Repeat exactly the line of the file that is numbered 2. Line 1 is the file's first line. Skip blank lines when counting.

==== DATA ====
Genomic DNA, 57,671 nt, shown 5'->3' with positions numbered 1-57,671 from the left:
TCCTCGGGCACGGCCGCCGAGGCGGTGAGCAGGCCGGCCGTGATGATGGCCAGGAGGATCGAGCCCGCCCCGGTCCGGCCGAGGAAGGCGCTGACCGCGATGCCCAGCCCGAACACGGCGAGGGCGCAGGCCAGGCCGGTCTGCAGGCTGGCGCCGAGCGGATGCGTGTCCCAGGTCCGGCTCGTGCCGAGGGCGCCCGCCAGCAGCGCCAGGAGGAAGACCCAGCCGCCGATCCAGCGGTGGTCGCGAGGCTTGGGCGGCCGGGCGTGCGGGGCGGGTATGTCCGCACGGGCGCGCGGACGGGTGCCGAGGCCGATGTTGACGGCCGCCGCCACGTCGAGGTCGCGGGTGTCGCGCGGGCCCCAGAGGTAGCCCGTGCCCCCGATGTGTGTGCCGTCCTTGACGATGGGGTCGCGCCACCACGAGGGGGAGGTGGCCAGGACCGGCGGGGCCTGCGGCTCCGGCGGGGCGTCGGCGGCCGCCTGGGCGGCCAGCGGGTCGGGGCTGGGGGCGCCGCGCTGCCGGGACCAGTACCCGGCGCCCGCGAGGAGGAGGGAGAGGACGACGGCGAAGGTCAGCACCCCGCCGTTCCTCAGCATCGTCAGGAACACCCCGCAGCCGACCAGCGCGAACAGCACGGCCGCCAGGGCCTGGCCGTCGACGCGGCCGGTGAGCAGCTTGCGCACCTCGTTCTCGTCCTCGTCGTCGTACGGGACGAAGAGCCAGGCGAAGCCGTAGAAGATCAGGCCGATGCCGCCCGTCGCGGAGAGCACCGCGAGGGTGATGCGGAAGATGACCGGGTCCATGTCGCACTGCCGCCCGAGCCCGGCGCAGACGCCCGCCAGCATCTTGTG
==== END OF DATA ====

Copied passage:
TCCTCGGGCACGGCCGCCGAGGCGGTGAGCAGGCCGGCCGTGATGATGGCCAGGAGGATCGAGCCCGCCCCGGTCCGGCCGAGGAAGGCGCTGACCGCGATGCCCAGCCCGAACACGGCGAGGGCGCAGGCCAGGCCGGTCTGCAGGCTGGCGCCGAGCGGATGCGTGTCCCAGGTCCGGCTCGTGCCGAGGGCGCCCGCCAGCAGCGCCAGGAGGAAGACCCAGCCGCCGATCCAGCGGTGGTCGCGAGGCTTGGGCGGCCGGGCGTGCGGGGCGGGTATGTCCGCACGGGCGCGCGGACGGGTGCCGAGGCCGATGTTGACGGCCGCCGCCACGTCGAGGTCGCGGGTGTCGCGCGGGCCCCAGAGGTAGCCCGTGCCCCCGATGTGTGTGCCGTCCTTGACGATGGGGTCGCGCCACCACGAGGGGGAGGTGGCCAGGACCGGCGGGGCCTGCGGCTCCGGCGGGGCGTCGGCGGCCGCCTGGGCGGCCAGCGGGTCGGGGCTGGGGGCGCCGCGCTGCCGGGACCAGTACCCGGCGCCCGCGAGGAGGAGGGAGAGGACGACGGCGAAGGTCAGCACCCCGCCGTTCCTCAGCATCGTCAGGAACACCCCGCAGCCGACCAGCGCGAACAGCACGGCCGCCAGGGCCTGGCCGTCGACGCGGCCGGTGAGCAGCTTGCGCACCTCGTTCTCGTCCTCGTCGTCGTACGGGACGAAGAGCCAGGCGAAGCCGTAGAAGATCAGGCCGATGCCGCCCGTCGCGGAGAGCACCGCGAGGGTGATGCGGAAGATGACCGGGTCCATGTCGCACTGCCGCCCGAGCCCGGCGCAGACGCCCGCCAGCATCTTGTG